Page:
A few years ago I had the distinct misfortune of playing at the Seminole Hard Rock Casino in Tampa, Florida. The room was crowded, smoking, and the limits were ludicrous. Florida law required that the maximum bet be $2, so the biggest game in the room was $2/$2 fixed limit. At a 10-handed table, a hand that only had eight people see a flop was considered a “tight” hand. And there weren’t many tight hands. I swore I’d never go back.
Until I did.
On a recent trip to Orlando, I found out that the laws regarding Florida poker had relaxed somewhat, and they now featured No Limit Hold ‘Em, and various spread limit games. Nowadays, Florida law allows for a game with a maximum buy-in of $100, presumably to keep wayward Canadian snowbirds from losing their entire retirement bankroll on one hand. Not only that, but in another dramatic improvement, the Hard Rock in Tampa has changed their poker room into a non-smoking room.
So I settled in at a $2/5 No Limit table with a $100 maximum buy-in. They offered $1/2 No Limit as well, but I figured that since the buy-in was the same for both tables, I might as well play the “big” game. And it was a very different experience from the last time I played casino poker in Florida. Obviously, it was no limit, and in a stunning twist of fate, it was profitable.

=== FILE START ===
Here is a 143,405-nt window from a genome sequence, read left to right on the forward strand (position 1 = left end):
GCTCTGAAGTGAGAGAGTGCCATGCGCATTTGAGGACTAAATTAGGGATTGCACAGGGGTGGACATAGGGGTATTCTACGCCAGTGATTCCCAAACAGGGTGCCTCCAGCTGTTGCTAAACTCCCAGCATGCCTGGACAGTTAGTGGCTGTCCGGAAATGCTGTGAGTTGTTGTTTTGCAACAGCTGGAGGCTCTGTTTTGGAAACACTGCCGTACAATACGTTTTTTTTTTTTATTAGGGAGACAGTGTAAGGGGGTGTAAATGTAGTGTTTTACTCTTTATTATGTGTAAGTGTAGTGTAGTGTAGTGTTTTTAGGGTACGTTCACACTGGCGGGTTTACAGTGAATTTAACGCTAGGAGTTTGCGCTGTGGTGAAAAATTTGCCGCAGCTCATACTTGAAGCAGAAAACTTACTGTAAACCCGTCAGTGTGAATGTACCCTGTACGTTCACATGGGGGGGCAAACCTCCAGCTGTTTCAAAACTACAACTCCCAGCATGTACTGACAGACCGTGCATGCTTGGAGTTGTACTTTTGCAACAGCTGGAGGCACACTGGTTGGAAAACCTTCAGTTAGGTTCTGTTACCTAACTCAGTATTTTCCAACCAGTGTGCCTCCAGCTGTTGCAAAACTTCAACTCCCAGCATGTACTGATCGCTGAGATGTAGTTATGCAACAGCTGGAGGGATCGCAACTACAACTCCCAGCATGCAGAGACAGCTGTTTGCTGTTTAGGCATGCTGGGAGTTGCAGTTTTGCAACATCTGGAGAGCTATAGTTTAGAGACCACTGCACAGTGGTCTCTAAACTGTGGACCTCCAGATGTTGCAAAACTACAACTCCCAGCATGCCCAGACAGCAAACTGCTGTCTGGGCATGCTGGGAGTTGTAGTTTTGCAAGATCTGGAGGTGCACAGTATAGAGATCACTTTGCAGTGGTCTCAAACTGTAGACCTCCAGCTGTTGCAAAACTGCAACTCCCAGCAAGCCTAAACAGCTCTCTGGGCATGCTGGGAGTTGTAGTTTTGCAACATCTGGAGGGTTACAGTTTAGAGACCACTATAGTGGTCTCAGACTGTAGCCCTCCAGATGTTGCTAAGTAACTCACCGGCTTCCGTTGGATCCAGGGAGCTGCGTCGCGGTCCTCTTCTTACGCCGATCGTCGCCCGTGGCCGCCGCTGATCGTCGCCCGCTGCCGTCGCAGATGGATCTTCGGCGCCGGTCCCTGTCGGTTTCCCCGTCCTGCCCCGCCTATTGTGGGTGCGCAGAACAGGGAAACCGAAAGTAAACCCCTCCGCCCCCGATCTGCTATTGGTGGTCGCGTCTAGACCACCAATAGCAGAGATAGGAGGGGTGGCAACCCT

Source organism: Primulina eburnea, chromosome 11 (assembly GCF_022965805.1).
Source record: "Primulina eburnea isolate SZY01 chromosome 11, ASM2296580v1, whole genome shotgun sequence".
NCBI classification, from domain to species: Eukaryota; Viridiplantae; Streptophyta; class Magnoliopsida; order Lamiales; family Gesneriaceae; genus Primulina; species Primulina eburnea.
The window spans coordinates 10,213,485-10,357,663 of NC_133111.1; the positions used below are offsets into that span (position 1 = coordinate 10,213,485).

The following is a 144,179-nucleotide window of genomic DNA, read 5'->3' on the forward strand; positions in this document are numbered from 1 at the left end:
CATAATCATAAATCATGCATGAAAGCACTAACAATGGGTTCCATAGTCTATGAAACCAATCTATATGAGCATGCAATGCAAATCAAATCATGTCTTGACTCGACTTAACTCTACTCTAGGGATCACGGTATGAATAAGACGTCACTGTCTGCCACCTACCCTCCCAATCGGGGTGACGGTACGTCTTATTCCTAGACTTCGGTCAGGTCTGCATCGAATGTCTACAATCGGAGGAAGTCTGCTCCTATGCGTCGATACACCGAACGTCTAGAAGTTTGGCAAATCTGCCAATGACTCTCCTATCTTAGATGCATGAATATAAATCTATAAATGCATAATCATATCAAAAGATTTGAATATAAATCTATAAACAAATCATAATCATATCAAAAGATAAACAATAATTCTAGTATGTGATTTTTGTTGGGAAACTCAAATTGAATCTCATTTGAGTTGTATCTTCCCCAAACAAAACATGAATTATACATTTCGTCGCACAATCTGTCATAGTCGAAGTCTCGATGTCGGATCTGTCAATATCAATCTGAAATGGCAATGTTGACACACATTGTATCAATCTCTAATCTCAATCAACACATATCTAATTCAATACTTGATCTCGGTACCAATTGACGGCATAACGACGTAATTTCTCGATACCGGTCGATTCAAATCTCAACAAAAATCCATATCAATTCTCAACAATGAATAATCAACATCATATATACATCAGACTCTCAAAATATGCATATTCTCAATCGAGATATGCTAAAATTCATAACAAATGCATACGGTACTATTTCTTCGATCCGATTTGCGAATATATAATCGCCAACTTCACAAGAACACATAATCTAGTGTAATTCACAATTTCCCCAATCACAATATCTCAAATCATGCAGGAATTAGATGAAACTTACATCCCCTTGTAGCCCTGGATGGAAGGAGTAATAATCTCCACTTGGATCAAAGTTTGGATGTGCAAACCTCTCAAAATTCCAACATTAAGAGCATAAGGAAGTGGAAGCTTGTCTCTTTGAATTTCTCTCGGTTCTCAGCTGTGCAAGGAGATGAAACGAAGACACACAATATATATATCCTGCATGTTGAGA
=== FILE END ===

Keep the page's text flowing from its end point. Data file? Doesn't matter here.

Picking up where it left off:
$100 is a little light for $2/5, to say the least, so it wasn’t a big surprise to see a lot of all-in moves. This resulted in a loose table, where there were a few very big stacks (for a $100 buy-in game) of $500+, and a few very short stacks that would continually shove and rebuy. I lost my first buy-in on the second hand, then worked my second buy-in up to around $500 before I left for the night.
The Hard Rock Tampa isn’t the place to go to find free drinks, as my bottle of water even cost me cash at the tables, but now that it’s nonsmoking and features bigger games, the poker is at least acceptable. The room offers fixed limit up to $2/4, $1/2 and $2/5 no limit, $2/4 Omaha Hi/Lo and $1-5 Spread Limit Stud. They also offer daily tournaments and single-table tournaments with buy-ins ranging up to $535.
It’s not a bad way to kill a few hours if you’re in Florida on business like I was, but it’s not really worth a big gambling road trip. The casino currently features no table games, but games such as Blackjack and Pai Gow were just made legal by the state legislature, although the law did feature a specific carve out keeping craps out of Florida.